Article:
November 19, 2014

Education Needs Moonshots… and Funders to Pay for Them

By Bellwether

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Photo of NASA astronaut on the moon

Photo via NASA

Everything you know about teaching, schools, governance, funding, accountability, advocacy, and credentialing is now in question. Under the microscope. Being parsed, decoupled, reconfigured, increased, decreased, or simply thrown on the trash heap for future education historians to pick up and examine.
Behind this creative destruction is ReSchool Colorado, a small group at the Donnell-Kay Foundation in Denver completely rethinking what a state-wide education system is and what it could look like.
I was introduced to ReSchool through an invitation from the Donnell-Kay Foundation to spend two days in Denver with a diverse group of educators, researchers, business and system leaders to rethink education governance top to bottom. [The Donnell-Kay Foundation does not currently fund Bellwether’s work.]
Just when I was beginning to worry that we were simply indulging in an interesting but impractical thought experiment, I was delighted to learn that ReSchool intends to support prototypes for some of their ideas and systems in 2016 to prove the hypothesis that starting over is a better strategy than fixing the current moribund system. As a result, ReSchool is pushing in a lot of different directions to cast a vision for a state-wide cradle through career education system that is more equitable, effective, and efficient. The audaciousness of the effort puts ReSchool alongside the Minerva Project, perhaps the only other moonshot in education today.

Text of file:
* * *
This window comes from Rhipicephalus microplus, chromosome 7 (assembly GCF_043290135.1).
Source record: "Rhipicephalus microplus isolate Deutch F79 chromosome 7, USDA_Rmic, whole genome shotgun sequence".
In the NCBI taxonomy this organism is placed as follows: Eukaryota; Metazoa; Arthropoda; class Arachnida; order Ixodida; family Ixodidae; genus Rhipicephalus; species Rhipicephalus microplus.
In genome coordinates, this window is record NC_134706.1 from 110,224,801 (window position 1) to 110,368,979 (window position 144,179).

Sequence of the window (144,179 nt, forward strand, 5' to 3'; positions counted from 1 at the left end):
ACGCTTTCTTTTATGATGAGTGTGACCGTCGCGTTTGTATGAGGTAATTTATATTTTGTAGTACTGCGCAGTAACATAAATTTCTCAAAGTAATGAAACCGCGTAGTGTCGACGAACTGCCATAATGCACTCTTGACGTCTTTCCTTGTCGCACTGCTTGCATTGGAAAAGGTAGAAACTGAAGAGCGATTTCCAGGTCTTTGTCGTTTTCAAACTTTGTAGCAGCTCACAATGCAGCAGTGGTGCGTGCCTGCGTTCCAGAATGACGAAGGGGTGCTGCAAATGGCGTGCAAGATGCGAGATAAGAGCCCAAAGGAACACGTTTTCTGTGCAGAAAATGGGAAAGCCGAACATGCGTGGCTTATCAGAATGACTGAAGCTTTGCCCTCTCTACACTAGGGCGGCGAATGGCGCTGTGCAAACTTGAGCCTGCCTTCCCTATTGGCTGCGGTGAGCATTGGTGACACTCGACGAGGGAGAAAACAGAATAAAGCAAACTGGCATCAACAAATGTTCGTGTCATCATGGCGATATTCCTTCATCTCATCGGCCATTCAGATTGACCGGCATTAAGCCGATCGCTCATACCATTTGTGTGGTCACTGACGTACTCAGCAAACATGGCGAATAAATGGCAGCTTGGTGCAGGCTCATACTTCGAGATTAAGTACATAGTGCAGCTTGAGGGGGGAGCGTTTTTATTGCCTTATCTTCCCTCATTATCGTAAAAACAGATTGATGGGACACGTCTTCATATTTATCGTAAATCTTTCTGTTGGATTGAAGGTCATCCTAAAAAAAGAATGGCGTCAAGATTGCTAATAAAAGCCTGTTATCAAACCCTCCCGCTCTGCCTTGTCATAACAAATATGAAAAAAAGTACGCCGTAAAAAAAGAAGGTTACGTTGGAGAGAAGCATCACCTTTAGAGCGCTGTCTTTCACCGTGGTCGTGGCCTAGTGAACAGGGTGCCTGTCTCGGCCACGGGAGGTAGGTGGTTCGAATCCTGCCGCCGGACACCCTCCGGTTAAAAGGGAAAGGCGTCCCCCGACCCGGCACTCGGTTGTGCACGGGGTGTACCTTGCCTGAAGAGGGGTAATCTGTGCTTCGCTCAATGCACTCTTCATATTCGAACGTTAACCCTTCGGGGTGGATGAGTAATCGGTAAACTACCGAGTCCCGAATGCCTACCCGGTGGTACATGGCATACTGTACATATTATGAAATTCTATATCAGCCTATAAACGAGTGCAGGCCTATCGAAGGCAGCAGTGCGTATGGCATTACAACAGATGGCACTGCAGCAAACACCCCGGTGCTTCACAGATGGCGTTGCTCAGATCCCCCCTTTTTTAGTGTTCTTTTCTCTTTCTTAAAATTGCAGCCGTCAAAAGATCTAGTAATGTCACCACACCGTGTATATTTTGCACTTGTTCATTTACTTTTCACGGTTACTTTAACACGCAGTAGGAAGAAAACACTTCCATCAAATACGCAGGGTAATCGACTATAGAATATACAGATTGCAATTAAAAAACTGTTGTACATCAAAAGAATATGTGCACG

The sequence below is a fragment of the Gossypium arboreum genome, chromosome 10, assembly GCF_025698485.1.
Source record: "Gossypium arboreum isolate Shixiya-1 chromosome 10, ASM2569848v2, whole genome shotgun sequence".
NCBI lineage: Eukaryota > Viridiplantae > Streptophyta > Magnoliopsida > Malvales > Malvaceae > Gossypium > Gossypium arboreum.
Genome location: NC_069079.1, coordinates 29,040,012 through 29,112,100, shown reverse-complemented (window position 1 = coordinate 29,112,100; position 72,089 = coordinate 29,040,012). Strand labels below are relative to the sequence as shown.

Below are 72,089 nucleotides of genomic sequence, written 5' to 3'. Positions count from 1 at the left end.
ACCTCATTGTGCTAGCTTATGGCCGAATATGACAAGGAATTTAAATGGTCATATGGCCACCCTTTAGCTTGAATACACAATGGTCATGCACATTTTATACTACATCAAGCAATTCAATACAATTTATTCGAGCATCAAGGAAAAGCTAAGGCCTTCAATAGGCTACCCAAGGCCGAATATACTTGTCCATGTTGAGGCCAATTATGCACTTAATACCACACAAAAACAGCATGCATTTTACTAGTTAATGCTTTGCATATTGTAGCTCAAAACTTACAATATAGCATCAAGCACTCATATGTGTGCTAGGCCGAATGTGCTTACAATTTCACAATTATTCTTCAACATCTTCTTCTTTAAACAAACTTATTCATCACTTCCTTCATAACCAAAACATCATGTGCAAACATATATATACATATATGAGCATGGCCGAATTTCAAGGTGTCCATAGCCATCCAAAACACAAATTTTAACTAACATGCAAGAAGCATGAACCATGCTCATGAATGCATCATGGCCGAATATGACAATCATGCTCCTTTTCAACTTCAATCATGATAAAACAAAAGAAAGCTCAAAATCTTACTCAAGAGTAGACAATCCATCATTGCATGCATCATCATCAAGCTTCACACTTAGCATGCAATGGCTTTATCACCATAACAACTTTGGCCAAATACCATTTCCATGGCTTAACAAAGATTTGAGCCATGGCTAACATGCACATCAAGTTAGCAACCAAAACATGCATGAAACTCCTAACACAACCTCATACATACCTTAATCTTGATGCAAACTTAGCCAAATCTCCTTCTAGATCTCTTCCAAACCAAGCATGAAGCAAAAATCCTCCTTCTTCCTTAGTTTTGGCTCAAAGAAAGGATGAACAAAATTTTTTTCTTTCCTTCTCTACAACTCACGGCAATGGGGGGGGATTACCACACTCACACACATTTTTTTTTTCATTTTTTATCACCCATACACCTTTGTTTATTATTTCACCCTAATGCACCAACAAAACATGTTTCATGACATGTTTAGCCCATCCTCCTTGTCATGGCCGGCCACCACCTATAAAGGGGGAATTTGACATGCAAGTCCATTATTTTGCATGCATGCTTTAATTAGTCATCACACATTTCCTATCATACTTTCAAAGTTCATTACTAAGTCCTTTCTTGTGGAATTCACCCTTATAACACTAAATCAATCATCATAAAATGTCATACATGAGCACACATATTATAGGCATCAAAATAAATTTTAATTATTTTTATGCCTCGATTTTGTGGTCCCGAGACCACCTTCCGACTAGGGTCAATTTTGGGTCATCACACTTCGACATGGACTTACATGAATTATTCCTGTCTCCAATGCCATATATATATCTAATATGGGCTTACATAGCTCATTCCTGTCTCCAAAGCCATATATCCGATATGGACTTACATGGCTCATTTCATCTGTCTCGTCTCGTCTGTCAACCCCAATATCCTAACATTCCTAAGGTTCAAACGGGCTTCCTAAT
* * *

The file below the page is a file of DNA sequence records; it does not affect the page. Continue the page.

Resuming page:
Big, forward-thinking projects like these are important. In a philanthropic gestalt dominated by strategic giving, we need more channels to create audacious ideas and ambitious initiatives to rival the enormous harm that the opportunity gap is doing to our kids and society.
The Donnell-Kay Foundation should be commended for creating one such channel, but the education sector needs other funders to get beyond the two deeply embedded beliefs that keep them limited in number and impact.

  • Any use of funds that doesn’t directly impact kids is wasteful.
  • Anyone not working to improve the situation for students in school right now isn’t doing real work.

But looking at ReSchool as a lost opportunity to invest talent or money in something more immediate is exactly the short-sighted and narrow view that chains the education sector to incremental improvements.
Investments in efforts like ReSchool exist in a different category than expanding a successful school model or expanding a high-quality teacher pipeline. Although they may yield some lessons in the short-turn, moonshots provide benefits far beyond immediate impact. They exist to generate novel solutions outside of the rigid constraints within which most of us work. They clear the way for innovators to innovate the way icebreakers create a channel where there wasn’t one before so ships can follow. They take on controversial topics head on so practitioners don’t have to. They familiarize people to foreign ideas so barriers are minimized when they’re ready for implementation.
Investments in immediate interventions are important and I’m not proposing funders abandon them. Instead, I think the sector would benefit from fostering new lines of thinking unencumbered by incrementalism and convention.
To do this, we need forward-thinking funders with a high tolerance for risk, strong leadership, smart design, and sustained fortitude to battle the inertia of conventional thinking. ReSchool Colorado shows us that this is possible.

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